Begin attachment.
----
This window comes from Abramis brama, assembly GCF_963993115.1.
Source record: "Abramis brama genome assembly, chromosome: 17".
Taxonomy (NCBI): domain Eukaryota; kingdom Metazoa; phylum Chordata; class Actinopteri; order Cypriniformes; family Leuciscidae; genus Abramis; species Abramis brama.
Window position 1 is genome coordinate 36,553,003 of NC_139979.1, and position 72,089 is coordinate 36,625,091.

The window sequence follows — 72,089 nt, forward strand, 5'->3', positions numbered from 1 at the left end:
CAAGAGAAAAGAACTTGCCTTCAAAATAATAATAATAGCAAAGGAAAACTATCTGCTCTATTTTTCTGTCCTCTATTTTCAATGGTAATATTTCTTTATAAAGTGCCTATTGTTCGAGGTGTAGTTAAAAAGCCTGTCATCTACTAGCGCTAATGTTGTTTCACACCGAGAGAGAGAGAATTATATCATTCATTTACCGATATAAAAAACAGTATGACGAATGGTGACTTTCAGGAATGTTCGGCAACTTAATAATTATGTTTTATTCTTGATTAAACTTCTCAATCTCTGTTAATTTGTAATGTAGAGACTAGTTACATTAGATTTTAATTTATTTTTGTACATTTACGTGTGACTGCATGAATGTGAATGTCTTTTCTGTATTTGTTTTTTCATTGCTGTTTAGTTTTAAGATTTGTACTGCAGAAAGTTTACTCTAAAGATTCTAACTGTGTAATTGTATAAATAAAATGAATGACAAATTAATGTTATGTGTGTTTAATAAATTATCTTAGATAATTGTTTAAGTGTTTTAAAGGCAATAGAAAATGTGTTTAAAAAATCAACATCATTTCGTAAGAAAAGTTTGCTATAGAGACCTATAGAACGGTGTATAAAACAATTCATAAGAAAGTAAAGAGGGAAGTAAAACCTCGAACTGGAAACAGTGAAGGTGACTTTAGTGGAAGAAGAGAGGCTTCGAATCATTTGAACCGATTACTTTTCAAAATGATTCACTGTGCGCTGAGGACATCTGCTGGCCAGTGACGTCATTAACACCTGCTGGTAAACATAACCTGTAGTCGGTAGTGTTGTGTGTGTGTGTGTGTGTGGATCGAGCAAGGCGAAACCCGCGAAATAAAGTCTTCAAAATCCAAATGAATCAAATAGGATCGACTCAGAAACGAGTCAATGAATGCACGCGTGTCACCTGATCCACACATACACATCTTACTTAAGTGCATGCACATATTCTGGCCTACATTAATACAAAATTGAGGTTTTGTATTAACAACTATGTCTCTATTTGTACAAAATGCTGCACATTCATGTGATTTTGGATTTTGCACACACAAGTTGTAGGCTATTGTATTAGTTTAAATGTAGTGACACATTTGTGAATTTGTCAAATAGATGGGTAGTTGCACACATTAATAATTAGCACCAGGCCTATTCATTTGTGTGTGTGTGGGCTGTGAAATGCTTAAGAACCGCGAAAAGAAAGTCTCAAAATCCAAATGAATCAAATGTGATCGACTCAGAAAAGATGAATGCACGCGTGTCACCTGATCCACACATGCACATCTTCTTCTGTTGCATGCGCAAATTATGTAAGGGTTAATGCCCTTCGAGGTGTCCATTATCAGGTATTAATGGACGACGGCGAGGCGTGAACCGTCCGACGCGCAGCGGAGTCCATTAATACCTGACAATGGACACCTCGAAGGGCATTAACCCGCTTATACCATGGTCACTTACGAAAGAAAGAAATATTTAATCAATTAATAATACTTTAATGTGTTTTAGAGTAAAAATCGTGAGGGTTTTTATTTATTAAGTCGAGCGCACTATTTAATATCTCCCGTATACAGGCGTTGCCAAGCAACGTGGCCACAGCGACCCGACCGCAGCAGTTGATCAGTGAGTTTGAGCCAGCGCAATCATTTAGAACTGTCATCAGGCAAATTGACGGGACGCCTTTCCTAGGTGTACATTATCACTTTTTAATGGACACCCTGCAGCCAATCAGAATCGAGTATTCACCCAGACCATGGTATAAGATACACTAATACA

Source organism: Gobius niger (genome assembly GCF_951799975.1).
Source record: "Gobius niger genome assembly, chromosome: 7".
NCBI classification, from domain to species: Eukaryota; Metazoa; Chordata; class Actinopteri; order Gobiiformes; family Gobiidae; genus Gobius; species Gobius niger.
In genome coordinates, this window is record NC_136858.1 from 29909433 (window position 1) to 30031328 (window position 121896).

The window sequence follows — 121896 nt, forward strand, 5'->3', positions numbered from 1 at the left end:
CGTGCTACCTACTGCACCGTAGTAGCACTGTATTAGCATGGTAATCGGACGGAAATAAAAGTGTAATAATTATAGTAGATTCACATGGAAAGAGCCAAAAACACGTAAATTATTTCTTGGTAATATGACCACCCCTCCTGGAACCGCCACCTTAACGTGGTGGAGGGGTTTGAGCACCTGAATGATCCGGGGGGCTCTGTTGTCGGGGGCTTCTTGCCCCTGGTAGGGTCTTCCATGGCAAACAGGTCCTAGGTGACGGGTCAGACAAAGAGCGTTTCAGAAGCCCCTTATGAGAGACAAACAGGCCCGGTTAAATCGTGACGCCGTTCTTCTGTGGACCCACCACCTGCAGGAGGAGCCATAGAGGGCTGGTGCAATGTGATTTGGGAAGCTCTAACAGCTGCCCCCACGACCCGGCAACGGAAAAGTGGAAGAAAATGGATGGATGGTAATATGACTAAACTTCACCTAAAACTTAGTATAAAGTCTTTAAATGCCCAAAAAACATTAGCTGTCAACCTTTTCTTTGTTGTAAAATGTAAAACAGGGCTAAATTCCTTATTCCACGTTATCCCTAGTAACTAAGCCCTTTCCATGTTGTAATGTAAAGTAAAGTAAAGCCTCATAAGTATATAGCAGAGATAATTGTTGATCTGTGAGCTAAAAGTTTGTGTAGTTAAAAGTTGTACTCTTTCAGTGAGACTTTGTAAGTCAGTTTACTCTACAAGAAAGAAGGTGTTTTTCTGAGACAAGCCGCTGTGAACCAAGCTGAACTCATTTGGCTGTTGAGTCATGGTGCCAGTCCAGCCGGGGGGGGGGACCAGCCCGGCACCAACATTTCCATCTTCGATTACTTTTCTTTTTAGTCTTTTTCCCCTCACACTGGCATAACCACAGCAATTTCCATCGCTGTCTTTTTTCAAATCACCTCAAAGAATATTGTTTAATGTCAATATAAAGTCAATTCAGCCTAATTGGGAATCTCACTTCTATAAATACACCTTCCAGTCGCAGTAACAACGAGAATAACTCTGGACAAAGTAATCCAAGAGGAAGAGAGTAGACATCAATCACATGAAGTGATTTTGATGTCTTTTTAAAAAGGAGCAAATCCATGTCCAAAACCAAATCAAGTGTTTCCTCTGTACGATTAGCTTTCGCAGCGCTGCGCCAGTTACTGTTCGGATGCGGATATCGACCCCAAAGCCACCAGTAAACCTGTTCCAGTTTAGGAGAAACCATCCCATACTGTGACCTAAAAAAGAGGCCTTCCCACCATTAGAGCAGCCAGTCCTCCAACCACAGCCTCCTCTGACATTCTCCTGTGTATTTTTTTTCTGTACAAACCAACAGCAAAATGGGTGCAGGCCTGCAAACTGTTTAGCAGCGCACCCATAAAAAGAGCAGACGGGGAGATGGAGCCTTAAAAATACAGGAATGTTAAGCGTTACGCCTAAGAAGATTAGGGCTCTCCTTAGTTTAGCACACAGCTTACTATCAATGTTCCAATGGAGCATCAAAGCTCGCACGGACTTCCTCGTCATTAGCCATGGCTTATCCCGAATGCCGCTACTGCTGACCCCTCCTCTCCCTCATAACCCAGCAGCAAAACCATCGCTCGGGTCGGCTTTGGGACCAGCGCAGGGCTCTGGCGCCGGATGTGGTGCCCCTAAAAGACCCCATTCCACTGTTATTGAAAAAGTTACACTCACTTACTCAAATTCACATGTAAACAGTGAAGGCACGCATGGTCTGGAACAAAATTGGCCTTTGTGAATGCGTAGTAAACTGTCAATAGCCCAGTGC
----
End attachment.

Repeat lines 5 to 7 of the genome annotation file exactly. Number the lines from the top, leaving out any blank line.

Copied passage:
The window sequence follows — 72,089 nt, forward strand, 5'->3', positions numbered from 1 at the left end:
CAAGAGAAAAGAACTTGCCTTCAAAATAATAATAATAGCAAAGGAAAACTATCTGCTCTATTTTTCTGTCCTCTATTTTCAATGGTAATATTTCTTTATAAAGTGCCTATTGTTCGAGGTGTAGTTAAAAAGCCTGTCATCTACTAGCGCTAATGTTGTTTCACACCGAGAGAGAGAGAATTATATCATTCATTTACCGATATAAAAAACAGTATGACGAATGGTGACTTTCAGGAATGTTCGGCAACTTAATAATTATGTTTTATTCTTGATTAAACTTCTCAATCTCTGTTAATTTGTAATGTAGAGACTAGTTACATTAGATTTTAATTTATTTTTGTACATTTACGTGTGACTGCATGAATGTGAATGTCTTTTCTGTATTTGTTTTTTCATTGCTGTTTAGTTTTAAGATTTGTACTGCAGAAAGTTTACTCTAAAGATTCTAACTGTGTAATTGTATAAATAAAATGAATGACAAATTAATGTTATGTGTGTTTAATAAATTATCTTAGATAATTGTTTAAGTGTTTTAAAGGCAATAGAAAATGTGTTTAAAAAATCAACATCATTTCGTAAGAAAAGTTTGCTATAGAGACCTATAGAACGGTGTATAAAACAATTCATAAGAAAGTAAAGAGGGAAGTAAAACCTCGAACTGGAAACAGTGAAGGTGACTTTAGTGGAAGAAGAGAGGCTTCGAATCATTTGAACCGATTACTTTTCAAAATGATTCACTGTGCGCTGAGGACATCTGCTGGCCAGTGACGTCATTAACACCTGCTGGTAAACATAACCTGTAGTCGGTAGTGTTGTGTGTGTGTGTGTGTGTGGATCGAGCAAGGCGAAACCCGCGAAATAAAGTCTTCAAAATCCAAATGAATCAAATAGGATCGACTCAGAAACGAGTCAATGAATGCACGCGTGTCACCTGATCCACACATACACATCTTACTTAAGTGCATGCACATATTCTGGCCTACATTAATACAAAATTGAGGTTTTGTATTAACAACTATGTCTCTATTTGTACAAAATGCTGCACATTCATGTGATTTTGGATTTTGCACACACAAGTTGTAGGCTATTGTATTAGTTTAAATGTAGTGACACATTTGTGAATTTGTCAAATAGATGGGTAGTTGCACACATTAATAATTAGCACCAGGCCTATTCATTTGTGTGTGTGTGGGCTGTGAAATGCTTAAGAACCGCGAAAAGAAAGTCTCAAAATCCAAATGAATCAAATGTGATCGACTCAGAAAAGATGAATGCACGCGTGTCACCTGATCCACACATGCACATCTTCTTCTGTTGCATGCGCAAATTATGTAAGGGTTAATGCCCTTCGAGGTGTCCATTATCAGGTATTAATGGACGACGGCGAGGCGTGAACCGTCCGACGCGCAGCGGAGTCCATTAATACCTGACAATGGACACCTCGAAGGGCATTAACCCGCTTATACCATGGTCACTTACGAAAGAAAGAAATATTTAATCAATTAATAATACTTTAATGTGTTTTAGAGTAAAAATCGTGAGGGTTTTTATTTATTAAGTCGAGCGCACTATTTAATATCTCCCGTATACAGGCGTTGCCAAGCAACGTGGCCACAGCGACCCGACCGCAGCAGTTGATCAGTGAGTTTGAGCCAGCGCAATCATTTAGAACTGTCATCAGGCAAATTGACGGGACGCCTTTCCTAGGTGTACATTATCACTTTTTAATGGACACCCTGCAGCCAATCAGAATCGAGTATTCACCCAGACCATGGTATAAGATACACTAATACA

Source organism: Gobius niger (genome assembly GCF_951799975.1).